If there’s a low-hanging light fixture in your home, Guo Jian is sure to bump his head on it. If there’s an uneven step on your stairway, Guo Jian is sure to trip up it ….or down it… or both. If you’re carrying something that’s obviously precarious and you don’t verbally warn him, he is sure to not notice that you have anything in your hands, collide with you playfully and then look bewildered when you scream as everything crashes to the floor.

The thing is, he is bewildered. He is so unable to see the details in a room that I sometimes wonder if he has vision problems. He claims that he just gets too focused on whatever he’s thinking to see anything else. I have even wondered if he might not have some incurable form of low level brain damage.

At least, that’s what I think when I’m irritated. It’s funny, for the most part.

Once, I was working on a grant application and I had laid out all the pages in order of their sections so that I could properly collate it. The pages were positioned on the couch. The desk was beside the couch in the same room. Guo Jian came barreling into the room with delight sparkling from his limbs and said, “I have news!” (one of his stock English expressions).

In one solid movement, he flopped onto the couch with a leap and I bounced up in the chair in a horrified simultaneous counter reaction crying, “No, wait, stop!”   Some of my pages went flying up as he descended and several crumbled up beneath him. Unbelievably, he simply continued talking like there was nothing to worry about, deaf to my cries. He honestly didn’t even notice the pages until I angrily pointed to his thigh where one was wedged and twisted.

On that day, I didn’t want to hear his news and he was so hurt that I “didn’t care.” My frustration took the better of me. I mean, what is he, a toddler? I said that I was hurt that he “didn’t care” about what I was doing before bursting into it and making such a mess.

But how can you be angry with someone who really doesn’t mean to do anything wrong?

When Guo Jian carries instruments, I fear for people’s safety. Like those old Three Stooges episodes where one would pick up a long item like a piece of wood or thick piping, hoist it over his head and then swing around, not worrying about where its other end swung to, inadvertently knocking the other guy to the ground, Guo Jian and a long instrument case is a slapstick accident waiting to happen. Especially at an airport.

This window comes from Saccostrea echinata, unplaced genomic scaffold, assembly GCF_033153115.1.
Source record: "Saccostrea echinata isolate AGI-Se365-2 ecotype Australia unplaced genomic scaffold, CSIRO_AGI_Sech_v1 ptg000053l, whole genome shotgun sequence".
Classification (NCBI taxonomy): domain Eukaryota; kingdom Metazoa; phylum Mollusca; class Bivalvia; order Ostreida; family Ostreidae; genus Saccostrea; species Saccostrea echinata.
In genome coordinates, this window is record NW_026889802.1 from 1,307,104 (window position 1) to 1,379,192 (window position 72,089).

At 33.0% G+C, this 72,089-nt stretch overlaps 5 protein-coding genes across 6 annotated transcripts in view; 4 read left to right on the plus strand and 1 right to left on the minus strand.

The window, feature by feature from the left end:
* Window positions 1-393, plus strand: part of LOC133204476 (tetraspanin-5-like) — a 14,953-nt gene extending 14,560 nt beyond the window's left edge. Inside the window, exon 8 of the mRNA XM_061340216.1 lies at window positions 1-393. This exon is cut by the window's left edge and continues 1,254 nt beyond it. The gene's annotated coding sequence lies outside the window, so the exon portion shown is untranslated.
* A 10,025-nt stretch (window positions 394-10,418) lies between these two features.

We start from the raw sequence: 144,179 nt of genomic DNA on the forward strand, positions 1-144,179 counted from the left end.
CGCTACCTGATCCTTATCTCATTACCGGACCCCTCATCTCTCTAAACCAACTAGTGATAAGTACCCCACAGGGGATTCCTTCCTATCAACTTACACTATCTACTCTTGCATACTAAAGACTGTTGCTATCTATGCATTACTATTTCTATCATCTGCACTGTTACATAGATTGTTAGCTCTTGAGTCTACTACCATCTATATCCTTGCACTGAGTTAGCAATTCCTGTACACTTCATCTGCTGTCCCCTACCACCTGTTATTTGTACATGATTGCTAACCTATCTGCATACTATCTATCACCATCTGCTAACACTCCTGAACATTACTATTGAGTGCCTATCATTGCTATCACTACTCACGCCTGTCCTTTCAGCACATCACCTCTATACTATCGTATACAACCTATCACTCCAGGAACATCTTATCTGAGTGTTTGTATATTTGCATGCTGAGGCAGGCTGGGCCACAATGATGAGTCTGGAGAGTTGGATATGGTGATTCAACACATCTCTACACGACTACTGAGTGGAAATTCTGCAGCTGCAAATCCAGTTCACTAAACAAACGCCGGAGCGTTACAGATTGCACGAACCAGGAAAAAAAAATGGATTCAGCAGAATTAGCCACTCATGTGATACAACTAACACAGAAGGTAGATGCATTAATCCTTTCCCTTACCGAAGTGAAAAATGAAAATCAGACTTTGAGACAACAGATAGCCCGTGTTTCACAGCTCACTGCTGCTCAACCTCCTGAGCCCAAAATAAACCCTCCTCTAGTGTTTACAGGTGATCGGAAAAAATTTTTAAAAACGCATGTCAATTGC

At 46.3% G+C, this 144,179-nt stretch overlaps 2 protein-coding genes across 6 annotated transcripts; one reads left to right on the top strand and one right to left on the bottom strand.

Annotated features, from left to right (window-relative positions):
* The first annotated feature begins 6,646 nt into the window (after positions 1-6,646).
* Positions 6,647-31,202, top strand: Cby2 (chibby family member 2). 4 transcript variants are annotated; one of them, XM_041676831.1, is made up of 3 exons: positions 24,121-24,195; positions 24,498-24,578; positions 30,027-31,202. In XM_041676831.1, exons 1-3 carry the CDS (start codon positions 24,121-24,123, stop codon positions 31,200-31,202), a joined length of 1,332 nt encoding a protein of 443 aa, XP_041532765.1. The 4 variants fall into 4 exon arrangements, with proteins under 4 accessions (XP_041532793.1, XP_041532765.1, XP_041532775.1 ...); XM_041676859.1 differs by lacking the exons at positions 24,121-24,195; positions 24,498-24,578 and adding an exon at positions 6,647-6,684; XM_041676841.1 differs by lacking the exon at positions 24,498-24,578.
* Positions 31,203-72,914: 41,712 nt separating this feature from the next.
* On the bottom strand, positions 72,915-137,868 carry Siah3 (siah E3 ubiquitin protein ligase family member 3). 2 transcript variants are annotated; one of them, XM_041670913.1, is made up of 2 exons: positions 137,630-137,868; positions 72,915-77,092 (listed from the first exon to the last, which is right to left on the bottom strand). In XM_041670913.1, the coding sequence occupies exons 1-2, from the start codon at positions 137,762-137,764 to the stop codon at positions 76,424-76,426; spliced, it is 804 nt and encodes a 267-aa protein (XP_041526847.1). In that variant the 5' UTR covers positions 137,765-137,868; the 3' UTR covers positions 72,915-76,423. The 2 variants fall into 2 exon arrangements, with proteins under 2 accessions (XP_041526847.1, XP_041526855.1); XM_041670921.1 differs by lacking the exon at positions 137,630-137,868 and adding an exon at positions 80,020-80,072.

I pity any suitcase on wheels being dragged behind Guo Jian along a crowded sidewalk, its wheels screaming, its handle wrenched and twisted beyond compassionate luggage laws. I pity the feet of the passersby that he runs its wheels over without noticing. On rainy days, I pity those people carrying umbrellas when his shoulders bump their umbrellas’ pointy edges and their heads are met with rude, moist resistance.

I once followed behind him as he rushed haphazardly through the streets of Guangzhou when we were together in that city, both bands booked at the same festival. I was following closely until I started to see the collateral damage of his passage. Then I dropped back by about ten paces, which gave me enough distance to both be amused by the scene and to avoid implication by the less-than-patient bystanders.

I caught the startled expression on one woman’s face and then her eyes locked in on mine immediately, seeming to know I was with the crazy-haired hurricane-like Mr.Bean in front. I softened my gaze and twisted my eyebrows in an attempt to convey a sort of helpless apology and she smiled. I smiled back. Then I passed her by as well, as consciously and gently as I could.

All of this happened without his knowledge. He was too busy (stressed?) looking for the hotel.

It was around this time that I started calling him Mr.Bean. The childlike nature of this goofy star makes his foibles forgivable. That is so Guo Jian. He may be poised and cool on stage, but he’s the first to trip over the guitar cables if they’re in his path. I’ve seen him do it during a performance.

The thing is, it works for him. He laughs at himself. His dimples are contagious. People forget the infringement of his limbs and laugh with him.

Now, when he trips into a room, gasping to tell me some news (which, incidentally sounds like “noose” when he says it—hhmm?), he’ll often prefaces his words with “Mees-tah-Bean” as an acknowledgement of his clumsiness. This always makes me laugh.
Comic relief.

Fitting for someone like me who once took life and myself far too seriously. Guo Jian reminds me to laugh just by being himself. He’s silly. He’s like a big kid much of the time, goofing around just because. And, of course, it’s a huge part of what I fell in love with.

In 2009 when we came back to Canada for our Canadian “post wedding” celebration, it was late fall. My parents were raking leaves and prepping their lawn for winter. We were helping. Guo Jian was using one of those short-toothed, metal rakes and I was bagging leaves and grass clippings.

Now, I swear on my family name that this actually happened:

Not once, but twice, Guo Jian forgot where he had dropped the rake, stepped backwards onto its teeth, his weight counter-levered its wooden pole upwards and it knocked him in the head. I so wish I had gotten that on film! And I had two chances, even!

There was a stick involved–the ultimate definition of slapstick, don’t you think!?

We all roared with laughter, especially the second time. He just rubbed his head and looked pitiful and then turned and said to me in Chinese, “At least I have dreadlocks. It’s like a safety pillow for my head!”

Thin Ice?
A Bicycle Built For Two

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